Jump to content
Your browser is out of date. It has known security flaws and may not display all features of this websites. Learn how to update your browser[Close]

Foreign workers


Job indicator developed to guide quota decision



In the wake of a Swiss vote to limit immigration from the European Union, canton Zurich’s Office for Economy and Labour has developed an indicator showing which jobs have the most and least demand for foreign workers. Doctors are in highest demand, while cashiers and customer service workers are least needed. 

The indicator is based around four criteria: how difficult it is to recruit personnel, the relationship between the number of open jobs in a field and the number of people seeking jobs, how long jobs in the field remain advertised and how long people spend looking for jobs. 

In general, the indicator shows that jobs requiring specific skills and a higher level of education see the greatest demand for workers on the Swiss market. Many of those, such as doctors and software developers, have traditionally been filled by foreign workers.

The indicator was created to help politicians decide how to implement the terms of a February 2014 vote on limiting immigrants from the European Union. Last week, the Political Institutions Committee, made up of members of the Senate and House of Representatives, suggested a compromise whereby indigenous workers would get priority on the job market through a requirement that jobs first be advertised regionally.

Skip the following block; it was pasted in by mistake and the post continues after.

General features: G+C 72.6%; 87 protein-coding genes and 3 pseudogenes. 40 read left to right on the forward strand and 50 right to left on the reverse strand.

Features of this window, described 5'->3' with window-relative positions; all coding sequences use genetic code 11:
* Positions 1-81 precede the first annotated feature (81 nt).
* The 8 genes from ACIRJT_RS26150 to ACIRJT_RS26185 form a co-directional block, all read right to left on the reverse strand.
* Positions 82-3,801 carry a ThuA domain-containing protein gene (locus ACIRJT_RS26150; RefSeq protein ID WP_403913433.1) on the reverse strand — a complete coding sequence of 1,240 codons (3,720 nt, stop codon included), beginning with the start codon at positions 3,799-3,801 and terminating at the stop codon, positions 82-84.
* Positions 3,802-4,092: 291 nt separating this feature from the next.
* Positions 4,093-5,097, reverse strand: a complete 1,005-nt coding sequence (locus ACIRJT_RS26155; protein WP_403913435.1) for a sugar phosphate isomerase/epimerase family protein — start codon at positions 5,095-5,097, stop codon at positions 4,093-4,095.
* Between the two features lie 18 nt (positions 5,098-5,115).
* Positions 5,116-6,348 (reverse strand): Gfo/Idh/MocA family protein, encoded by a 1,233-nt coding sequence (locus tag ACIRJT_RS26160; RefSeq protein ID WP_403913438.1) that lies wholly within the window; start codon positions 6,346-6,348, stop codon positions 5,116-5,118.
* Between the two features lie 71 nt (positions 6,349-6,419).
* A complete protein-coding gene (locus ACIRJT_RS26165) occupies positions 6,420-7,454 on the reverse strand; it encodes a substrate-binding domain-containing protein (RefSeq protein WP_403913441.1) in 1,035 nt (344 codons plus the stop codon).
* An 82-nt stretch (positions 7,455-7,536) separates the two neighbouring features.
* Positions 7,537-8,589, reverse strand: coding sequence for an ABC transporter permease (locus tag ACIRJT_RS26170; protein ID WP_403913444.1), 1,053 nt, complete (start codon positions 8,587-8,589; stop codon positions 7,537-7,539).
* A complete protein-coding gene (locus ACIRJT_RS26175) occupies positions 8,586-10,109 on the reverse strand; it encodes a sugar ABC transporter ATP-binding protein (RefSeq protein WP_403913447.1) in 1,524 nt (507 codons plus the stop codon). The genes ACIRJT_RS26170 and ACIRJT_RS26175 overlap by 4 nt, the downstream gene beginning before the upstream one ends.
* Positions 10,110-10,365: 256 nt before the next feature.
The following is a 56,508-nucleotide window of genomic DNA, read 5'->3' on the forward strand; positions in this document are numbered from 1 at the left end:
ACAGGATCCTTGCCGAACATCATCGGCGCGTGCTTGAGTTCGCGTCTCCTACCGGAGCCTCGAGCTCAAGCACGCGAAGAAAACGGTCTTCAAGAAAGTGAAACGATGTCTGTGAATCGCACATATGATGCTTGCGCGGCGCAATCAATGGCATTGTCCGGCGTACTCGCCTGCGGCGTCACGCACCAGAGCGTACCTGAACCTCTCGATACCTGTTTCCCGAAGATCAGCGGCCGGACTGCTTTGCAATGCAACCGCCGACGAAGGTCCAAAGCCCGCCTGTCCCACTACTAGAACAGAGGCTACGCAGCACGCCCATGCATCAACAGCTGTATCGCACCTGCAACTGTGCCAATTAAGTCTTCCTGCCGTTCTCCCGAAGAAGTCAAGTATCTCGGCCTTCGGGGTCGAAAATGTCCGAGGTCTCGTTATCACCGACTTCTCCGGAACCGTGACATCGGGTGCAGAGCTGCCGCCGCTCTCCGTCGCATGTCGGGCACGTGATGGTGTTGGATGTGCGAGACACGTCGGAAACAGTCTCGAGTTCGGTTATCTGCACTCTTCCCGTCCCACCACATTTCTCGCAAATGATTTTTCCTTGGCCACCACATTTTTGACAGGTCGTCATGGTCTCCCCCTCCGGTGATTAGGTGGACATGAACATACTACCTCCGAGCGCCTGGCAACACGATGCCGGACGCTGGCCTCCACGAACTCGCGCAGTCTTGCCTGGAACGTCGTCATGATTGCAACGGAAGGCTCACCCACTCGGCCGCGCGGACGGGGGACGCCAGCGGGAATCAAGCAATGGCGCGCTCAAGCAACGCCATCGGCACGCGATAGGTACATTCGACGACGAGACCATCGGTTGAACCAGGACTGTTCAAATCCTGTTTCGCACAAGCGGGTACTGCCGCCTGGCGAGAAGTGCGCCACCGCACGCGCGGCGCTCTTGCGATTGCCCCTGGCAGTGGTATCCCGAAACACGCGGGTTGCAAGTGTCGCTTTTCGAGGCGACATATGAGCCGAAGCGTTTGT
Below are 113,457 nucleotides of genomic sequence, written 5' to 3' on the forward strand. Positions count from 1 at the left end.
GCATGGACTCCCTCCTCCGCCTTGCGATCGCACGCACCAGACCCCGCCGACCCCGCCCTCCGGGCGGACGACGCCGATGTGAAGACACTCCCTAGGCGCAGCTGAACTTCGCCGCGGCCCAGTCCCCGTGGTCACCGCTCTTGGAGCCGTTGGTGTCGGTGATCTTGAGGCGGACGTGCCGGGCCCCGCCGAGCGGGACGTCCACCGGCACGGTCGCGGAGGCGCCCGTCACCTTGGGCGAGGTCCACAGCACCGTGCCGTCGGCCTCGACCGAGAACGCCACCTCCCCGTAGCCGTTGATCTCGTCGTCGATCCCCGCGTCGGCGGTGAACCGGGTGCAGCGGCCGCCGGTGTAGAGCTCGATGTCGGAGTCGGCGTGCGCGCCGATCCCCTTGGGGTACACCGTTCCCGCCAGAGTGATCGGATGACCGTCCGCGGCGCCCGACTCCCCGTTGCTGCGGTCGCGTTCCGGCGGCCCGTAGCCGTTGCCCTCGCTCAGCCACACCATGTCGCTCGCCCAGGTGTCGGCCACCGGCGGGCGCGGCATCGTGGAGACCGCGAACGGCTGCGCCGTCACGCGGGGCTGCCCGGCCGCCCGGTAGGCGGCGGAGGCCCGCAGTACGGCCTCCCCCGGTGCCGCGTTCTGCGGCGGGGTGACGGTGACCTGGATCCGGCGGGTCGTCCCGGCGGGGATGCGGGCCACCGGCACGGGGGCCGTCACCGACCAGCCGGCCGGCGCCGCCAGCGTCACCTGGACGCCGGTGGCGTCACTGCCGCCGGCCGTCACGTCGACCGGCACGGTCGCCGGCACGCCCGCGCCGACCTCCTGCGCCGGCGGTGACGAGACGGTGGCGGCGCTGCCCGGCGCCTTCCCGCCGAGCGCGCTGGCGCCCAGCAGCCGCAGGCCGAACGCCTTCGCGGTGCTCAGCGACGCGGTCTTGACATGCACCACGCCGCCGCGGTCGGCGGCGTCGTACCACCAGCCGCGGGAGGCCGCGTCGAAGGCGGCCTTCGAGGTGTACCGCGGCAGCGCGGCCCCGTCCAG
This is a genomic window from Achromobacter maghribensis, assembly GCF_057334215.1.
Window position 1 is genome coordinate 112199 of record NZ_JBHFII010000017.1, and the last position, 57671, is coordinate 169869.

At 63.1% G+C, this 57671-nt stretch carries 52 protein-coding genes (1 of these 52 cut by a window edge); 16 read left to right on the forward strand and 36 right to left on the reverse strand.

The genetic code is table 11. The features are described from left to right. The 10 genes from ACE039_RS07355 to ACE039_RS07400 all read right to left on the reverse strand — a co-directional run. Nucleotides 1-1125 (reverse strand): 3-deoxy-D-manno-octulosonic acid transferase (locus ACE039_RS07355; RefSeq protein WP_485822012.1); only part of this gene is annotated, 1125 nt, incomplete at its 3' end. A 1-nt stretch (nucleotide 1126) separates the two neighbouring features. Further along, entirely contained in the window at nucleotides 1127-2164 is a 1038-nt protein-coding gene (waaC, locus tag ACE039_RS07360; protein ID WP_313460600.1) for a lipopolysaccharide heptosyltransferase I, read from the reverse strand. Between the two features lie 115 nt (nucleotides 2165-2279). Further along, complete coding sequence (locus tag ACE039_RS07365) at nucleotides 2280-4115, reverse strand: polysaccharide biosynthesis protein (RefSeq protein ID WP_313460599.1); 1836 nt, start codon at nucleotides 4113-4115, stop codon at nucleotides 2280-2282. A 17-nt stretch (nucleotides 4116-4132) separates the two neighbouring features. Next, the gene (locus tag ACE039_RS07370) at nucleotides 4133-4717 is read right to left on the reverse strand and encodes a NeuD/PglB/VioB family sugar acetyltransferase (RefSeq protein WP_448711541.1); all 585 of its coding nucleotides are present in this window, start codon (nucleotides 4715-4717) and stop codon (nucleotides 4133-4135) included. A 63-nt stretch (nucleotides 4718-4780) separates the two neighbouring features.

Parliament will consider that measure and other ways to implement the 2014 vote during its upcoming session.

swissinfo.ch and agencies

Copyright

All rights reserved. The content of the website by swissinfo.ch is copyrighted. It is intended for private use only. Any other use of the website content beyond the use stipulated above, particularly the distribution, modification, transmission, storage and copying requires prior written consent of swissinfo.ch. Should you be interested in any such use of the website content, please contact us via contact@swissinfo.ch.

As regards the use for private purposes, it is only permitted to use a hyperlink to specific content, and to place it on your own website or a website of third parties. The swissinfo.ch website content may only be embedded in an ad-free environment without any modifications. Specifically applying to all software, folders, data and their content provided for download by the swissinfo.ch website, a basic, non-exclusive and non-transferable license is granted that is restricted to the one-time downloading and saving of said data on private devices. All other rights remain the property of swissinfo.ch. In particular, any sale or commercial use of these data is prohibited.

×